In our gospel reading for today, we hear Jesus make an invitation:
Drink of the living waters. Never again experience thirst.
Surely this is intriguing, but is this what we truly desire? We are a thirsty people – desiring to overcome, to improve, to gain, to achieve, to grow. Who are we without our constant craving tugging us onward? What remains of our identity if we cease to want? Even the most banal activity has the power to command our attention, to distract us, if only it plays on our desire.
This is where the prophet finds the calling.
The voice of the prophet arrives in our midst and unsettles us with a singular message distilled from many variations from many mouths:
Your hearts have strayed.
Our thirst returned, and wanting went awry. Our faith in promise waned, and the prophet’s indictment confronts us with our desire for cheap certitude. This indictment requires a peculiar posture for the prophet. To know hearts have strayed requires the memory of a time in which hearts were attuned to life infused by the Spirit.
Jesus, filled with the life of the Spirit, offers the crowd this same Spirit. His call includes the provision of life without thirst, because those who drink of the Spirit and believe will be filled with the Spirit’s life and be transformed themselves into springs of living waters, leaving thirst behind. Those filled with living water live as water, live with the Spirit within and within the Spirit. Its flow is one that spans time: reaching back to times when hearts yearned for God alone; reaching ahead to the ashen lands left by judgment and destruction. The one filled with living waters sees in such a way, and in this the mind of the prophet is made. Again, is this what we want?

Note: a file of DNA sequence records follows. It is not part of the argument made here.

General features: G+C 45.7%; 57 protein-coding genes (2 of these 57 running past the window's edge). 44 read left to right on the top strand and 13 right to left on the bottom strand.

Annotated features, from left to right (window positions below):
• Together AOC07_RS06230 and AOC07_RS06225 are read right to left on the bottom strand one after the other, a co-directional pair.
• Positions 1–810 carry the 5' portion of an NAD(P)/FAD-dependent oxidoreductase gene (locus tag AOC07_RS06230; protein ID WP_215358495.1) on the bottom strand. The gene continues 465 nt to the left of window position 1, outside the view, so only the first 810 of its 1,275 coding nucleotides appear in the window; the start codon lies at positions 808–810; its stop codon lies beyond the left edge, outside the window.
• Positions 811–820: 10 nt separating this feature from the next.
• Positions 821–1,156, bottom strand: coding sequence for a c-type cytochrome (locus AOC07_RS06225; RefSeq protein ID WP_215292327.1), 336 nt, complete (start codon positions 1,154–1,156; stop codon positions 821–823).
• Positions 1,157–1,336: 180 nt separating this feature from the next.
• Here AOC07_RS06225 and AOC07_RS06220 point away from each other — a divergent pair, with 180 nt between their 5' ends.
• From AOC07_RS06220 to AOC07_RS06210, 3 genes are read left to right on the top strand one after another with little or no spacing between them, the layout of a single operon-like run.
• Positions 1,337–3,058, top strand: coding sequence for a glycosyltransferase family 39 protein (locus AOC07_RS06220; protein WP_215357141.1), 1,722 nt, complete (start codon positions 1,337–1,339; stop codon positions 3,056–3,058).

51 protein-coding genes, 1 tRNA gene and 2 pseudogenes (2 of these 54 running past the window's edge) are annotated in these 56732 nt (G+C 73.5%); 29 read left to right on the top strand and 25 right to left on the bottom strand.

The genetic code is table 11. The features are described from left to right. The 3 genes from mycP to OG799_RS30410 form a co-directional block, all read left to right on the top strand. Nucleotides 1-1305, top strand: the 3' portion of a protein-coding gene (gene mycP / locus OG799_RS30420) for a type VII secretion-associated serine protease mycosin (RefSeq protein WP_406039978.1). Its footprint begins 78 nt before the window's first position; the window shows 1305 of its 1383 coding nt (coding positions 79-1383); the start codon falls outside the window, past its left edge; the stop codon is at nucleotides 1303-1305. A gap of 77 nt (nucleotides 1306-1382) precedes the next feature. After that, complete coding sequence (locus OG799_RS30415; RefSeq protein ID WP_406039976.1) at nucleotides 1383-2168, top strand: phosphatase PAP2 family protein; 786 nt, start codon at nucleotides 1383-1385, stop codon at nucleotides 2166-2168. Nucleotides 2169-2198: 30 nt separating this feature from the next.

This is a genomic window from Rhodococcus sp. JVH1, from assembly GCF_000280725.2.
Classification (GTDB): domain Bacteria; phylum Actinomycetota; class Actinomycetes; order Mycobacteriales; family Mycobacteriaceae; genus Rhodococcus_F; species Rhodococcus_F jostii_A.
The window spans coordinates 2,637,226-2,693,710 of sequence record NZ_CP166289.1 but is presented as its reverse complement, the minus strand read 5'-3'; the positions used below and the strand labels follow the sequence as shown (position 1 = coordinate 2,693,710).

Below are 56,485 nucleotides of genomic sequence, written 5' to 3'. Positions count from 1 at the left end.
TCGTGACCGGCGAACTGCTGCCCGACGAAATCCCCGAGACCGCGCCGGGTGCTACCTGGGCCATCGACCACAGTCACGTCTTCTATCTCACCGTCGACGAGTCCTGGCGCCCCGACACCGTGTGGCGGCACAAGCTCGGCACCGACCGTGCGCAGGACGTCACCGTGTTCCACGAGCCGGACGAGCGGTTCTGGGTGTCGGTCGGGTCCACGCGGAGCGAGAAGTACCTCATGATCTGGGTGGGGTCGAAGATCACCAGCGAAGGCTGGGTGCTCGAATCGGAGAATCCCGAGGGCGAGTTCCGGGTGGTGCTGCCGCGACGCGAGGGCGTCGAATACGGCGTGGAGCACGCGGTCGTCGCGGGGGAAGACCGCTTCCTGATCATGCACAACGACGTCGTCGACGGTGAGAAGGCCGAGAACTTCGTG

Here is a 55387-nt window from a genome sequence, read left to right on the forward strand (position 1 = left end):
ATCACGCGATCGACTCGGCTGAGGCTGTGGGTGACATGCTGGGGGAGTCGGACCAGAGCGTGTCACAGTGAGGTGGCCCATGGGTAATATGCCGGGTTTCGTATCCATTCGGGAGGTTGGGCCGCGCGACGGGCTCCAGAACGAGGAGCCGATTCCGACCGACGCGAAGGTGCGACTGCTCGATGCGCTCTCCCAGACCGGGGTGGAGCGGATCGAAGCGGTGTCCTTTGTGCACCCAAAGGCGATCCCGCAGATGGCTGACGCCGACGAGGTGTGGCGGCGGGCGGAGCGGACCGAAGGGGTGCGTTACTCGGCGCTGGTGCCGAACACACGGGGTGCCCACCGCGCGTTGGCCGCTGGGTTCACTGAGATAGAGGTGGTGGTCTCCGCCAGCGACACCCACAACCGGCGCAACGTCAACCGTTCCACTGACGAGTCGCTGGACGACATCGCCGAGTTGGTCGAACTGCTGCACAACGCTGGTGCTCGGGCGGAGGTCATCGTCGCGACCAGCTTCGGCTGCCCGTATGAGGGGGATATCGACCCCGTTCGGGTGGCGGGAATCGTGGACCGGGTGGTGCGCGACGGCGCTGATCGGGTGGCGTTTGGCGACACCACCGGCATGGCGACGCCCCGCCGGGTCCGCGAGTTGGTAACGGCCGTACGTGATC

Instead of stepping forward to Jesus, eager to drink, do we reply as the crowd echoing the Pharisees and look to question the legitimacy of his claims? Do we call for his arrest? Does a prophet hail from Galilee? Would we prefer to hear a more oblique message? Do we marvel with those who marvel, but then nothing more?
Still, the prophet is more than one who sees the good of the past and the ruin ahead. The prophet, filled with the Spirit, grieves with the Spirit, perhaps even thirsts for the time when all will be reconciled to God and one another. The prophet dips a finger in to the ashes of destruction and wears them as a sign on the forehead: a sign of our common mortality. The prophet does not ascend beyond humanity, or feign an air of piety – Jesus himself claims no entitlement or ownership of the Spirit. Instead, the prophet is the ultimate servant, one who has cast aside all selfish ambition and cast oneself into the living waters of the Spirit; who speaks with the Spirit’s voice; who hears with the Spirit’s ears; who sees with the Spirit’s eyes; who works with the Spirit’s hands. Again, is this what we want?
May we be full of your living water
May we desire rightly
May we live as prophets
Always holding in tension
The world we see and the world we know
That could be
As we share the message of your kingdom
With those around us
May we do so in a way
That always embodies
The message within the method